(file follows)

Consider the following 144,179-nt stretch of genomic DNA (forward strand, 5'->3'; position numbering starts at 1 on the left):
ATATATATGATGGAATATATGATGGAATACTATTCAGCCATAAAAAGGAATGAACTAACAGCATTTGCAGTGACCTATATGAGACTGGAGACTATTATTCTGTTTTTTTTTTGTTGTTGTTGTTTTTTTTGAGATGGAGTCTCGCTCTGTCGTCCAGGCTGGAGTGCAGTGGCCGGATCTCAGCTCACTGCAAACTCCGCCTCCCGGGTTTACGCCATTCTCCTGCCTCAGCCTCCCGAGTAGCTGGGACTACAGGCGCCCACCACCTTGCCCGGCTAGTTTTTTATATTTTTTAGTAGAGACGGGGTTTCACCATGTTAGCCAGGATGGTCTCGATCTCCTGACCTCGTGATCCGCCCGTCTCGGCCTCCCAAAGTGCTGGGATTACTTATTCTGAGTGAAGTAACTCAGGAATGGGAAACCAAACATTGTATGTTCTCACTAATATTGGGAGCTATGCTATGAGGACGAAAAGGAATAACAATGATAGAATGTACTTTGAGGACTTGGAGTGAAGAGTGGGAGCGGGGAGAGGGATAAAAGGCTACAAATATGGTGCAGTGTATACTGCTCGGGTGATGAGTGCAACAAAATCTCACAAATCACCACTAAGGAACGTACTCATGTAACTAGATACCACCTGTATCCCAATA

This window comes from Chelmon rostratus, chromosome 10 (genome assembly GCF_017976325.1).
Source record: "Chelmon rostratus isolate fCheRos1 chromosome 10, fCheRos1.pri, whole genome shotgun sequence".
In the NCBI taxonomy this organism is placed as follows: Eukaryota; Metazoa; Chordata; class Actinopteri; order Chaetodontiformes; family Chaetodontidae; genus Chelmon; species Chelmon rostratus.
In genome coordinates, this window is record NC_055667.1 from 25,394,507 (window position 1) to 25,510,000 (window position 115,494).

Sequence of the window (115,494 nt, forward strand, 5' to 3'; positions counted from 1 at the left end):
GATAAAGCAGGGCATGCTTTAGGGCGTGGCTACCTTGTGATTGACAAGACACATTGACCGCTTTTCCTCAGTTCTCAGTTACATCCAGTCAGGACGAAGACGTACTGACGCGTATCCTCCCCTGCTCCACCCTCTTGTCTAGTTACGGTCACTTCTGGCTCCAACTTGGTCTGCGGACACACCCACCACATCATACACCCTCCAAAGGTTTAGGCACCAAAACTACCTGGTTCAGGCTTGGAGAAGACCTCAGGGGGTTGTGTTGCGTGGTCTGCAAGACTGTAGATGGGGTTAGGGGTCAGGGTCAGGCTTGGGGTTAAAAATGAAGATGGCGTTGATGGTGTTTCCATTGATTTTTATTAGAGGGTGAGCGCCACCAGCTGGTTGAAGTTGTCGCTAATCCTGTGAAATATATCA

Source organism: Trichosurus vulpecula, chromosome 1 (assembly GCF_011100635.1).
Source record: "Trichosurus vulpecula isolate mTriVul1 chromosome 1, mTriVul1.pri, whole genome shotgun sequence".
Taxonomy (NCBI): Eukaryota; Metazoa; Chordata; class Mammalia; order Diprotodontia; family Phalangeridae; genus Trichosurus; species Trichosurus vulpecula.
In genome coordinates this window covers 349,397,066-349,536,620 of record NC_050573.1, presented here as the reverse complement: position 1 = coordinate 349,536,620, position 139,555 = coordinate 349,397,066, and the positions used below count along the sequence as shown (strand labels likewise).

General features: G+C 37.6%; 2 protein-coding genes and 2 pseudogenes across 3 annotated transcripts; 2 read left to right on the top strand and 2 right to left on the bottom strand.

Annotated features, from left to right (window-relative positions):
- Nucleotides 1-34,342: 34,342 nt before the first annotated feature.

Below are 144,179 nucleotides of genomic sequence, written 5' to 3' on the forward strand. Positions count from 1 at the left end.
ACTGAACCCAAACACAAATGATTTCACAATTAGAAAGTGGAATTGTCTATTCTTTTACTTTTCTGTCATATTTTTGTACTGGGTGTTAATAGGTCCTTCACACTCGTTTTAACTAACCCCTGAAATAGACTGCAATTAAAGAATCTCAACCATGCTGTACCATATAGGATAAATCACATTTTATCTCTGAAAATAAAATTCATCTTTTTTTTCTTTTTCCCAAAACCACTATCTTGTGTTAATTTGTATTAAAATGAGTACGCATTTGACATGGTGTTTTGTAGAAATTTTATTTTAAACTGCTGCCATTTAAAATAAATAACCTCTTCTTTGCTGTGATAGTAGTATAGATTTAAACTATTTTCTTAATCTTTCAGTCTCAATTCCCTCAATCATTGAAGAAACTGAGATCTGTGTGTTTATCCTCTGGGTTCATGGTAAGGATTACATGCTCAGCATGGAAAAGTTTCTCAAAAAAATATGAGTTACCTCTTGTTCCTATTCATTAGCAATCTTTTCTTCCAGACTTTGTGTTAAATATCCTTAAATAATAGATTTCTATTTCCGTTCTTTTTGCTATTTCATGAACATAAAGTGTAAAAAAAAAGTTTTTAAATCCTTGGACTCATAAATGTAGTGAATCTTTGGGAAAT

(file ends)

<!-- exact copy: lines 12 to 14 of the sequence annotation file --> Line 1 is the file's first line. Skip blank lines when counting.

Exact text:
In genome coordinates this window covers 349,397,066-349,536,620 of record NC_050573.1, presented here as the reverse complement: position 1 = coordinate 349,536,620, position 139,555 = coordinate 349,397,066, and the positions used below count along the sequence as shown (strand labels likewise).

General features: G+C 37.6%; 2 protein-coding genes and 2 pseudogenes across 3 annotated transcripts; 2 read left to right on the top strand and 2 right to left on the bottom strand.

Annotated features, from left to right (window-relative positions):